Throwing the book at Sir Fred
Fred Goodwin’s column inches continue to match the losses he racked up at Royal Bank of Scotland. After the summer saga of his superinjunction, in which, under the privilege of the House of Commons, a UK MP revealed his affair with a senior bank colleague, now two new books reveal more details of what else Fred the Shred was up to as RBS collapsed.
First comes a new book called Masters of Nothingby two UK Tory party apparatchiks. In it, authors Matthew Hancock and Nadhim Zahawi reveal how Goodwin crumbled when pink wafers were put out on the biscuit plate at an important meeting, prompting an irate email entitled "Rogue biscuits".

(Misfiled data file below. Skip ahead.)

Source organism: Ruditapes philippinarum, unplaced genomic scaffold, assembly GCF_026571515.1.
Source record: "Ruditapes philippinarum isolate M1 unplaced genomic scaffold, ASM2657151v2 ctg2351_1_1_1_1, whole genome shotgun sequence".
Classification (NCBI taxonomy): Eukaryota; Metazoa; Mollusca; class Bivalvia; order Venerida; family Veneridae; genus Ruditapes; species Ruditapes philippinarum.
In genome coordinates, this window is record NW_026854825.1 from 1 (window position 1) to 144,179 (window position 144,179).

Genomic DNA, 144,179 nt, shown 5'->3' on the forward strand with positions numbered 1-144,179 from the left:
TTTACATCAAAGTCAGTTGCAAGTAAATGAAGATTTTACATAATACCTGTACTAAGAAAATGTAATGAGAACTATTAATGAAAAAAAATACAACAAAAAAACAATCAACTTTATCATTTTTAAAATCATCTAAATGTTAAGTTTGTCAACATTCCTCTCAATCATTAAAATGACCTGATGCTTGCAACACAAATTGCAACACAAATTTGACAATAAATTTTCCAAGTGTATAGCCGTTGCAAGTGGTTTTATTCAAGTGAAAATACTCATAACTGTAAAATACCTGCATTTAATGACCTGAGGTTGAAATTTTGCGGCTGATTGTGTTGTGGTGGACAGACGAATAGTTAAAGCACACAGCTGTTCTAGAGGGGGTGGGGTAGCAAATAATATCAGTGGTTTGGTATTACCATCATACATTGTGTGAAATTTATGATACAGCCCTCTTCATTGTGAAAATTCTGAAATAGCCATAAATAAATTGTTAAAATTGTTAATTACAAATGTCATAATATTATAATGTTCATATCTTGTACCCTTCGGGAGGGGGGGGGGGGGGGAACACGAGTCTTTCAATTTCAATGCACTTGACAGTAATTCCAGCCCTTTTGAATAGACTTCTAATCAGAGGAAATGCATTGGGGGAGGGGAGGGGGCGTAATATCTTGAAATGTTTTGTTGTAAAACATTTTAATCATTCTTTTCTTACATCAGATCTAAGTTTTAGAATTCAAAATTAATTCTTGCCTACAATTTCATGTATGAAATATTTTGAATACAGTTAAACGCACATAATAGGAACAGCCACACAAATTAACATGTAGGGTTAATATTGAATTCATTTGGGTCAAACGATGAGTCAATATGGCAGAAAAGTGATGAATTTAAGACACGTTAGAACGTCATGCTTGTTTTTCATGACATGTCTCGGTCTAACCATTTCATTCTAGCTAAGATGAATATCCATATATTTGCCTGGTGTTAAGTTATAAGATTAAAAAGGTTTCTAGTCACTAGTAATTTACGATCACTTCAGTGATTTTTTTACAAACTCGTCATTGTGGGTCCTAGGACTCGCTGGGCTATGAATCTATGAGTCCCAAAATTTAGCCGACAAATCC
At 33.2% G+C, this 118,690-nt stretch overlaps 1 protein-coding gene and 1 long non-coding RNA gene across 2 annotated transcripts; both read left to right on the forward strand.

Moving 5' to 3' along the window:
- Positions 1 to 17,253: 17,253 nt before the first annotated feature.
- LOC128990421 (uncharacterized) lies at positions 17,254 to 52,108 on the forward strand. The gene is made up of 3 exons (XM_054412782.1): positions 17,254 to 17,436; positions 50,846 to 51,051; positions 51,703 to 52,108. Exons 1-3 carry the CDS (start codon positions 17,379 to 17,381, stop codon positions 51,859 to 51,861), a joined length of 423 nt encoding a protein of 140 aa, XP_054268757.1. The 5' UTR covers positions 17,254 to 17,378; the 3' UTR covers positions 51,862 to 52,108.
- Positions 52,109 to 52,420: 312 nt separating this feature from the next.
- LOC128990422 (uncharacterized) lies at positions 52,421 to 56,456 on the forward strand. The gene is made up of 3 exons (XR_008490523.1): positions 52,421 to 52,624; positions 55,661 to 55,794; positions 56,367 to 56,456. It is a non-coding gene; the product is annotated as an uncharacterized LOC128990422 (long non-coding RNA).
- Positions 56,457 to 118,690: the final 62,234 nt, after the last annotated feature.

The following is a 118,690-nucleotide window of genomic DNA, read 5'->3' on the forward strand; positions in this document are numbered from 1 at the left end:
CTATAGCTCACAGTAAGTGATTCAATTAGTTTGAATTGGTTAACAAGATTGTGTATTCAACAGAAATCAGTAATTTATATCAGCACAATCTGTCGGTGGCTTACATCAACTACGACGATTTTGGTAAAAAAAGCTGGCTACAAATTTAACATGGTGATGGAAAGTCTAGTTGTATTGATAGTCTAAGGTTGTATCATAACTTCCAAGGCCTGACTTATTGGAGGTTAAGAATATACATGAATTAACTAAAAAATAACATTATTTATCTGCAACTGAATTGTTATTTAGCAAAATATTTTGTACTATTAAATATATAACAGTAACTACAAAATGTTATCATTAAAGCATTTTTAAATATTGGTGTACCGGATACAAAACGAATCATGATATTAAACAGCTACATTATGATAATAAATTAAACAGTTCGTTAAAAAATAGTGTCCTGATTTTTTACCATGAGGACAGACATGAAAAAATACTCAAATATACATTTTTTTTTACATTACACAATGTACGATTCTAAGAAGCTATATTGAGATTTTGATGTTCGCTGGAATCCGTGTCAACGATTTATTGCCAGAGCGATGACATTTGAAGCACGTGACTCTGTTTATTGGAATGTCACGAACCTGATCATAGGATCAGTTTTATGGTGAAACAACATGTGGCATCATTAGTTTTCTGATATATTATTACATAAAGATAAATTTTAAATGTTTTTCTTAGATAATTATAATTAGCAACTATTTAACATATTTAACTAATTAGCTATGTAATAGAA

Sir Fred wasn’t the only RBS exec with a fine eye for detail.
One thing Sir Fred could be proud of, however, is a seemingly unique ability to unite both sides of the UK political divide.
Former UK chancellor Alistair Darling says in his new book Back from the Brink: 1,000 days at Number 11that Goodwin "deserves to be a pariah" for refusing to give up his pension; and his attitude towards the crisis was in keeping with "someone wanting to play a round of golf".
A comment that will no doubt be another albatross around Sir Fred’s neck.